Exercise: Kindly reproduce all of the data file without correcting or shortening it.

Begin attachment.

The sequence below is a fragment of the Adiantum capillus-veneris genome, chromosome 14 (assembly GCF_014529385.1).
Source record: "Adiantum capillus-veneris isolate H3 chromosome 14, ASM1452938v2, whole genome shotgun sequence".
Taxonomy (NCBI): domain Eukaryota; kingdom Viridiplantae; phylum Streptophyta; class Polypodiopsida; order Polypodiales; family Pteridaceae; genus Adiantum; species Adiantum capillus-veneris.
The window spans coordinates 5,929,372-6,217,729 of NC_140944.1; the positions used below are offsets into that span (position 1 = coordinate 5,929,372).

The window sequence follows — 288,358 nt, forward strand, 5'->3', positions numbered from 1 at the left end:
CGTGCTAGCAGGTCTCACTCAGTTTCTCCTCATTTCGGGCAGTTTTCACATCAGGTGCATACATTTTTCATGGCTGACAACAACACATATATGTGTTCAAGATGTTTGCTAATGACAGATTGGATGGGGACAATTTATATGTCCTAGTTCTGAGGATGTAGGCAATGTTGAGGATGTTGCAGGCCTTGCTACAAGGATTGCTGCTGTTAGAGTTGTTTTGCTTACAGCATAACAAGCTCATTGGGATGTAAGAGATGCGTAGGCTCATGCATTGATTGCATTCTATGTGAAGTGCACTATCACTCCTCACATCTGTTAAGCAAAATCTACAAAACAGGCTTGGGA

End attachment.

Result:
The sequence below is a fragment of the Adiantum capillus-veneris genome, chromosome 14 (assembly GCF_014529385.1).
Source record: "Adiantum capillus-veneris isolate H3 chromosome 14, ASM1452938v2, whole genome shotgun sequence".
Taxonomy (NCBI): domain Eukaryota; kingdom Viridiplantae; phylum Streptophyta; class Polypodiopsida; order Polypodiales; family Pteridaceae; genus Adiantum; species Adiantum capillus-veneris.
The window spans coordinates 5,929,372-6,217,729 of NC_140944.1; the positions used below are offsets into that span (position 1 = coordinate 5,929,372).

The window sequence follows — 288,358 nt, forward strand, 5'->3', positions numbered from 1 at the left end:
CGTGCTAGCAGGTCTCACTCAGTTTCTCCTCATTTCGGGCAGTTTTCACATCAGGTGCATACATTTTTCATGGCTGACAACAACACATATATGTGTTCAAGATGTTTGCTAATGACAGATTGGATGGGGACAATTTATATGTCCTAGTTCTGAGGATGTAGGCAATGTTGAGGATGTTGCAGGCCTTGCTACAAGGATTGCTGCTGTTAGAGTTGTTTTGCTTACAGCATAACAAGCTCATTGGGATGTAAGAGATGCGTAGGCTCATGCATTGATTGCATTCTATGTGAAGTGCACTATCACTCCTCACATCTGTTAAGCAAAATCTACAAAACAGGCTTGGGA